| WASHINGTON/NEW YORK
WASHINGTON/NEW YORK Feb 19 Antitrust experts
said on Tuesday there were no guarantees that a deal to merge
Office Depot Inc, the No. 2 U.S. office supply retailer,
with smaller rival OfficeMax Inc would win government
The two companies are in advanced talks to merge and a deal
could come as early as this week, a person familiar with the
matter said on Monday.
Among antitrust experts polled by Reuters, one said the deal
was likely to be approved, two forecast a potential challenge by
regulators and four said it was too close to call for now.
The companies, which combined would still trail industry
leader Staples Inc, are under pressure to boost profits
and shareholder value. A merger would help them cut costs,
consolidate stores and boost their clout with suppliers.
A deal would likely be reviewed by the Federal Trade
Commission, which specializes in retail mergers, not the U.S.
Department of Justice.
The possible combination raises the ghost of a famous
antitrust case - the proposed deal to merge Staples with Office
Depot. The FTC challenged the deal in court in 1997 and a judge
ruled that it would lead to higher prices. It was scrapped.
The FTC's question now would be whether the landscape has
shifted so much, in particular because of the rise of Internet
sales, that its concerns from 1997 no longer apply.
Staples has 39.9 percent of the U.S. office supply market,
Office Depot 19.2 percent and OfficeMax holds 15.7 percent,
according to Euromonitor International.
Arguably, competition from Amazon.com and from
discount stores such as Target Corp and Wal-Mart Stores
Inc mean stiff competition for the office supply
One of the experts polled by Reuters, James Calder, co-chair
of the antitrust practice of Katten Muchin Rosenman LLP, said
changes in the marketplace meant it would be harder for the FTC
to litigate against the current deal than in the 1997 case.
"Staff is going to want to look at the data, in part, the
same way it did in 1997 to test if super stores are different
than other sellers and to test what effect on pricing there is
if any when the stores are close to each other," he said.
Robert Doyle, of Doyle, Barlow and Mazard PLLC, was at the
FTC when the agency challenged the earlier merger and said the
market has changed totally since then.
"In 1997, the Internet was irrelevant. Internet competition
is rampant. Big Box retailers have grown and expanded. They now
provide a lot of additional competition," he said when polled by
Still, the FTC must assure itself that Amazon and other
rivals compete effectively with the office super stores in
providing everything from pens and notebooks to furniture and
break room supplies to government, businesses and individuals.
OfficeMax noted in a government filing in early 2012 that it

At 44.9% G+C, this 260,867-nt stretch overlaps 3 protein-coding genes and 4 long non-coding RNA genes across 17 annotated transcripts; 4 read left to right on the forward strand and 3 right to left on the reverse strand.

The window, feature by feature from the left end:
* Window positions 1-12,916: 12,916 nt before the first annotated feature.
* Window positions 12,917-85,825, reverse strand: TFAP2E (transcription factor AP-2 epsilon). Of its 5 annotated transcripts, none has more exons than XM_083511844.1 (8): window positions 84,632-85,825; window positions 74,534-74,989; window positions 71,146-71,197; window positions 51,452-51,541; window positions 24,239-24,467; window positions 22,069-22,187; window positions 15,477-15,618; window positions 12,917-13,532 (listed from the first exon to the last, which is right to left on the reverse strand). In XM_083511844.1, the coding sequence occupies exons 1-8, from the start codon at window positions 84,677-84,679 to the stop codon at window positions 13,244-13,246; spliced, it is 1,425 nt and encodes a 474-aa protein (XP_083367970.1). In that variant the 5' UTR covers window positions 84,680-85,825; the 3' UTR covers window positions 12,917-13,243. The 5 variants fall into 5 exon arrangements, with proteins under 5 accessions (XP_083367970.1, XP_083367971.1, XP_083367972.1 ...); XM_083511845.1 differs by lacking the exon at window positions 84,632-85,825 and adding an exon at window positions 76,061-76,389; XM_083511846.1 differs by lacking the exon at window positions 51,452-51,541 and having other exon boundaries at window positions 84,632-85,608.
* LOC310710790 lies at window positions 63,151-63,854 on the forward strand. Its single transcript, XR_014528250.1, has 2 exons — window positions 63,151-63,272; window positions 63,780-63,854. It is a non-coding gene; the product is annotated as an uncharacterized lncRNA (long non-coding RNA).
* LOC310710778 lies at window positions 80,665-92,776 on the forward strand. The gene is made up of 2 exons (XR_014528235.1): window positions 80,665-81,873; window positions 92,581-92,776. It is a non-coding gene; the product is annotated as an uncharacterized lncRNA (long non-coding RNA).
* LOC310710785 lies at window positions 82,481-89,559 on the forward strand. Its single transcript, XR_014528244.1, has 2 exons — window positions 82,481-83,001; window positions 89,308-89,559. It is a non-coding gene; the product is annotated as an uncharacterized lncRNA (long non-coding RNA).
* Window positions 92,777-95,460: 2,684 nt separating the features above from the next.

considered its competition to be Staples and Office Depot, as
well as a range of online and big box stores.
But the crowding-in of direct competitors were its real
"Other large office supply super stores have increased their
presence in close proximity to our stores in recent years and
are expected to continue to do so," that filing said.
Peter Carstensen, who teaches antitrust at the University of
Wisconsin Law School, is skeptical the world has changed so much
that the FTC would approve a merger that takes a market of three
major competitors down to two.
"The (1997) Staples case says that this is a unique market.
My intuition is that this still remains," said Carstensen, who
was also among the experts polled.
OPTIMISM ON WALL STREET
R.J. Hottovy, an equity analyst at Morningstar, said Amazon
initially sold to individuals, but has increasingly gained a
foothold among businesses because of its often lower prices.
"This (merger) should get through the FTC this time around.
A merger is one of the few ways the companies can hang on and
compete in this rapidly evolving retail category," Hottovy said.
Nearly half a dozen Wall Street analysts also played down
antitrust concerns on Tuesday, saying that the office supplies
landscape has changed markedly in 16 years.
A merger today "would be much more likely to pass FTC
scrutiny due to the growth of competition from online players
and the mass channel," Barclays analyst Alan Rifkin said.
Investors bid up prices of all three companies on Tuesday.
OfficeMax shares jumped almost 21 percent, Office Depot advanced
9.4 percent and Staples closed up 13.1 percent.
Janney Capital Markets analyst David Strasser said the
regulatory risk was not as high as it was in the 1990s, but
added that local, state and federal governments might worry
about their supply costs going up at a time of tight budgets.
"We openly wonder if that will impact any decision" by
anti-trust authorities, Strasser said.
The companies did not respond to requests for comment.